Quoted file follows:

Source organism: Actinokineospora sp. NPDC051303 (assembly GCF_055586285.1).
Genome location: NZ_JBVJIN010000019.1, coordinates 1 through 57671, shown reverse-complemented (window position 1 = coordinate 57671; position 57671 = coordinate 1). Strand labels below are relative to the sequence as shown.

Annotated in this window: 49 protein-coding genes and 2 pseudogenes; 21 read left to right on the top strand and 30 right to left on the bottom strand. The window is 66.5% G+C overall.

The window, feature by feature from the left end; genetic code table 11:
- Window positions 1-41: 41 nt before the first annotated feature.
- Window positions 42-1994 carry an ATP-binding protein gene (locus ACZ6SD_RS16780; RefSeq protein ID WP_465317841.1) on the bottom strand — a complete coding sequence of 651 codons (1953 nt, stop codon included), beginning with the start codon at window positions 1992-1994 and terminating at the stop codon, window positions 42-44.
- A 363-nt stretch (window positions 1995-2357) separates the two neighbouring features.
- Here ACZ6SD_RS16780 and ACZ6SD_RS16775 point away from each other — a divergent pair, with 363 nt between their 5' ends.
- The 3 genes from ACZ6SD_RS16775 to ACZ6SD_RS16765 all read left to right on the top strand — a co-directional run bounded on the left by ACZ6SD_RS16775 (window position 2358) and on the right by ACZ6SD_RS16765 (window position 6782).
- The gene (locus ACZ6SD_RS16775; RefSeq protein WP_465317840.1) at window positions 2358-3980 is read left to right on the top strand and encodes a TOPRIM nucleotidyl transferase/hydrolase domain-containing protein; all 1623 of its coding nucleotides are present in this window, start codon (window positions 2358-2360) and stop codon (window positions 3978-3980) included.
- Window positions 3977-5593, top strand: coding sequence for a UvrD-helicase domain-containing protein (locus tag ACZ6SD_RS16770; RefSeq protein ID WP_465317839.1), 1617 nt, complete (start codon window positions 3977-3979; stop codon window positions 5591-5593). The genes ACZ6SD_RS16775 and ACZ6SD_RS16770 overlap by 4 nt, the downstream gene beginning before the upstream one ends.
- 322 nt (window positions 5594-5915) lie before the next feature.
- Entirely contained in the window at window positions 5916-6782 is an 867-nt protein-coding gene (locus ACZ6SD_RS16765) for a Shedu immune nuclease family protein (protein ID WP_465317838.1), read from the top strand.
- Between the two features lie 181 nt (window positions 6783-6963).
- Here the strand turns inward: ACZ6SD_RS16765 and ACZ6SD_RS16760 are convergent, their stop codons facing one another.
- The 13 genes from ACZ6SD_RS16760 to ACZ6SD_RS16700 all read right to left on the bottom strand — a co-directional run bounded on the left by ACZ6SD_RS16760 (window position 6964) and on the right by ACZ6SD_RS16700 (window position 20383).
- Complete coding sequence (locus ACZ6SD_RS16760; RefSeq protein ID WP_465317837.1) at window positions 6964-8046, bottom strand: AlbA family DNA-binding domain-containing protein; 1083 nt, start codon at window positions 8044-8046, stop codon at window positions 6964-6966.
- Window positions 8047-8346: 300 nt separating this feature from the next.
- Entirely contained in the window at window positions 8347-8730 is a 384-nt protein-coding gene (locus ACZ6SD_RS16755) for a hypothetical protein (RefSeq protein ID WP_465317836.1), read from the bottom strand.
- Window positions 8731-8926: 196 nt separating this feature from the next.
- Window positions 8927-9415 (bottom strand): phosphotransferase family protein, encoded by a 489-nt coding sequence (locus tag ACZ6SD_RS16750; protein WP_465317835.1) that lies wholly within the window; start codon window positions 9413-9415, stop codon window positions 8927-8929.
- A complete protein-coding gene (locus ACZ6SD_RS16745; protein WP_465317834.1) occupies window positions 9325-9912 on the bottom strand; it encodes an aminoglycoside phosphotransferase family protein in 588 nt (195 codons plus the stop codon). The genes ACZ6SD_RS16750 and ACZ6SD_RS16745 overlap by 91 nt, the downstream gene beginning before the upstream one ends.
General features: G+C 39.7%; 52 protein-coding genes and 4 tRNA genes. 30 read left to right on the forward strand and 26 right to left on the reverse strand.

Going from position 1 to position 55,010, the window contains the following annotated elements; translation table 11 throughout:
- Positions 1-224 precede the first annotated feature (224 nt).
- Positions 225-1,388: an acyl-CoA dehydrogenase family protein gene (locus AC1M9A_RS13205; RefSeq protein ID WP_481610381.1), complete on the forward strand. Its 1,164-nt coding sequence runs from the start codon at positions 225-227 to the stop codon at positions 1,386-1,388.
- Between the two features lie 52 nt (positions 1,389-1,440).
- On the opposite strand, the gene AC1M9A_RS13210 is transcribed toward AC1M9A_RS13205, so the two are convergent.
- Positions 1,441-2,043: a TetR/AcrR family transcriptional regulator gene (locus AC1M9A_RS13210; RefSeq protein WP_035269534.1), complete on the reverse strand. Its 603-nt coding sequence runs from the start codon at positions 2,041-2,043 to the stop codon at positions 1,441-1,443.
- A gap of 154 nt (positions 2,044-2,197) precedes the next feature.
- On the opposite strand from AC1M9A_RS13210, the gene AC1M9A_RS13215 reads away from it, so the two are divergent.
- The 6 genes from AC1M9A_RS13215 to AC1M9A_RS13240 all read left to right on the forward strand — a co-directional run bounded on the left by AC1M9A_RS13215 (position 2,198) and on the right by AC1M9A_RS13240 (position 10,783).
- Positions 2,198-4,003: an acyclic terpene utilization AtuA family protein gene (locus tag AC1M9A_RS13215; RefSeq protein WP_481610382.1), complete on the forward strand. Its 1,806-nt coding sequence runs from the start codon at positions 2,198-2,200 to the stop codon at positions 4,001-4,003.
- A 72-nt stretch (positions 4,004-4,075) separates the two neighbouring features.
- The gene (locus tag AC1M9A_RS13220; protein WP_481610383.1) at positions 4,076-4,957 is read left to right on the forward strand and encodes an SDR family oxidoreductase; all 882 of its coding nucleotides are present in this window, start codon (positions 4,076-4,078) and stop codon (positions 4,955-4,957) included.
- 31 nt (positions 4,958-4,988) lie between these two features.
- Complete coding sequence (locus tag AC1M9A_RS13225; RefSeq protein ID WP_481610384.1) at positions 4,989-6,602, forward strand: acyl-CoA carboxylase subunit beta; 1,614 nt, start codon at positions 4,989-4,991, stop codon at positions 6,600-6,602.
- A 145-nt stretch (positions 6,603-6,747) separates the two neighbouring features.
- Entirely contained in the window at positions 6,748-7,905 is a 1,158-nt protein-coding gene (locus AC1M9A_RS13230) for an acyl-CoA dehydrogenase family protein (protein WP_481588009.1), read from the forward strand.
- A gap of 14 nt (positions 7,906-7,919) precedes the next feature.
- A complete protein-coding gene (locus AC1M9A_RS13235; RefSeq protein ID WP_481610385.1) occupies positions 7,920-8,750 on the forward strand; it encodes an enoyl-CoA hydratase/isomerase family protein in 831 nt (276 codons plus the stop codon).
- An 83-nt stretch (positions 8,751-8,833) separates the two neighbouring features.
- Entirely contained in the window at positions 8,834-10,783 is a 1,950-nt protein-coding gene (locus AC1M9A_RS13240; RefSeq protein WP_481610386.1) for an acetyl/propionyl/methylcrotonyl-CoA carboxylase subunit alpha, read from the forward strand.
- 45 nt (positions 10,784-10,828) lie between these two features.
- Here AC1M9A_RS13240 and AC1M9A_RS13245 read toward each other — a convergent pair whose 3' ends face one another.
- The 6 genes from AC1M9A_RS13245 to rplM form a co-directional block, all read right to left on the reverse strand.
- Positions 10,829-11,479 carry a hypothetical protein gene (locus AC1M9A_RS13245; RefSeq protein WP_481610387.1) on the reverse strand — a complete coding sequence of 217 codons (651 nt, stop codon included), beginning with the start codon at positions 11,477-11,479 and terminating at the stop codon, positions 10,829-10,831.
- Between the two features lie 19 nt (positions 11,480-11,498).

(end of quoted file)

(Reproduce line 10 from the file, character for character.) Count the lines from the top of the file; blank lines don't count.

- The gene (locus ACZ6SD_RS16775; RefSeq protein WP_465317840.1) at window positions 2358-3980 is read left to right on the top strand and encodes a TOPRIM nucleotidyl transferase/hydrolase domain-containing protein; all 1623 of its coding nucleotides are present in this window, start codon (window positions 2358-2360) and stop codon (window positions 3978-3980) included.